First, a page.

Many corn and soybean farmers in the Midwest are receiving their first government payments under the new Farm Bill enacted last year, and taxpayers are spending more than projected.
Under the old system of direct payments, farmers knew what they'd get each year and the government knew the price tag would hover around $5 billion annually. But with the new Farm Bill, farmers choose a safety-net program, either one that is triggered when average annual yield falls below a certain point or when the average annual price does. Most Corn Belt farmers chose the county-level Agricultural Risk Coverage (ARC), which calculates payments based on the average yield in the county.
The government's idea was to save money by replacing fixed costs with variable expenses that would, at least in some years, be lower than the old amounts. It didn't work out that way for the 2014 crop year, the season for which payments are now being distributed. (For corn and soybeans, the crop year runs September 1 through August 31.)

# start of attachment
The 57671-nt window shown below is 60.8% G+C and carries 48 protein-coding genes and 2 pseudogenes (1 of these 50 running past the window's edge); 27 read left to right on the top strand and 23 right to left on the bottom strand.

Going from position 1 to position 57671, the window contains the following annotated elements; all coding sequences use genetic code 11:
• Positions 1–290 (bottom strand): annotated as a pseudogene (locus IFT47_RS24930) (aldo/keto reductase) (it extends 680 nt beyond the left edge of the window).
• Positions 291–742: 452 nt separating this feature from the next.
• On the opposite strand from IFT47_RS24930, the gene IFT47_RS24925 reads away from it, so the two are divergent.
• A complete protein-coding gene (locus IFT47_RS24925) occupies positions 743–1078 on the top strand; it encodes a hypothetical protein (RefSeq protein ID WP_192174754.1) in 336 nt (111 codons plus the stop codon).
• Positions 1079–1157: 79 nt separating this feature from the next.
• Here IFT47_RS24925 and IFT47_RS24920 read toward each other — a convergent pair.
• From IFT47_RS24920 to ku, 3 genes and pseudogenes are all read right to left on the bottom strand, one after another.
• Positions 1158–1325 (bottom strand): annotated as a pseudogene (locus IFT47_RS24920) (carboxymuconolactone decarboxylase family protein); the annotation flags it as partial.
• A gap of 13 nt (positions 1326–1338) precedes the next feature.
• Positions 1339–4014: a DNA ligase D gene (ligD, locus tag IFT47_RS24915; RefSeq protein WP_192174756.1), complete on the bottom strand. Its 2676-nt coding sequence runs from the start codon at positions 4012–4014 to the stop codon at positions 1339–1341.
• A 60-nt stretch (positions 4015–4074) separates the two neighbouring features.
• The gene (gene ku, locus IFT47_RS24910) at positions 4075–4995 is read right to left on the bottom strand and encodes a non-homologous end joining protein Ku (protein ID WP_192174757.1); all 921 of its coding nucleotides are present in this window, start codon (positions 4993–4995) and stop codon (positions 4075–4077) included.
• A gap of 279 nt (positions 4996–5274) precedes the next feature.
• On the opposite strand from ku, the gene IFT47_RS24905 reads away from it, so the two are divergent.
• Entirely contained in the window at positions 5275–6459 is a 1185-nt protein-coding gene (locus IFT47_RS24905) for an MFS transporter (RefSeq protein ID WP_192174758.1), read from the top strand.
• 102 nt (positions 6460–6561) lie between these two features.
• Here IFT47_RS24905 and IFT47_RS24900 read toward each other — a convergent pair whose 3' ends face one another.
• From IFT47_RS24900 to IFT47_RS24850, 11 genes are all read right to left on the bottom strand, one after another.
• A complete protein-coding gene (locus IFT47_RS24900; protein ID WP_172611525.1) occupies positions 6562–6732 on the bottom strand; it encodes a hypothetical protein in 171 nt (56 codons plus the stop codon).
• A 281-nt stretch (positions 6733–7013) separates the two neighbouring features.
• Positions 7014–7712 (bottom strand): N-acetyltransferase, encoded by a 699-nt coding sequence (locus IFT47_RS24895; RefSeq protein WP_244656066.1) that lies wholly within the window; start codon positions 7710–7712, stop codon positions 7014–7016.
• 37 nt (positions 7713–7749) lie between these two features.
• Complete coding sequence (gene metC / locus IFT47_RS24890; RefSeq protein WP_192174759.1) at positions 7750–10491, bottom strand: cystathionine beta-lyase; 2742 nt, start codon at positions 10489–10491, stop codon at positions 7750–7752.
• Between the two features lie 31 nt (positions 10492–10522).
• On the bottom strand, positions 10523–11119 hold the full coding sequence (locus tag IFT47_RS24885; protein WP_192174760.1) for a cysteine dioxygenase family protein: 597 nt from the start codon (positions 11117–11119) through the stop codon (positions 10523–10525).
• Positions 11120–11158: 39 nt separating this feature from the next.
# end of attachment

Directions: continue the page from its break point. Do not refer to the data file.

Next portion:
"It's going to be over $6 billion," said University of Illinois economist Gary Schnitkey. That's more than a billion over the annual direct payment amount.
But Schnitkey remains optimistic.
"As we move through time, those payments likely will come down in future years," he said.
Despite the high price tag for taxpayers, payments to farmers vary widely. Heavy spring rains can hinder planting. Lack of rain can kill crops. Either can reduce yield.
"In Iowa, many of the counties were receiving the maximum ARC county payment," Schnitkey said, "and in central Illinois we see zero."
Over the five year lifespan of the farm bill, Schnitkey said it's still possible the billions of dollars in projected savings could be achieved. But that will depend on unpredictable factors, like the weather.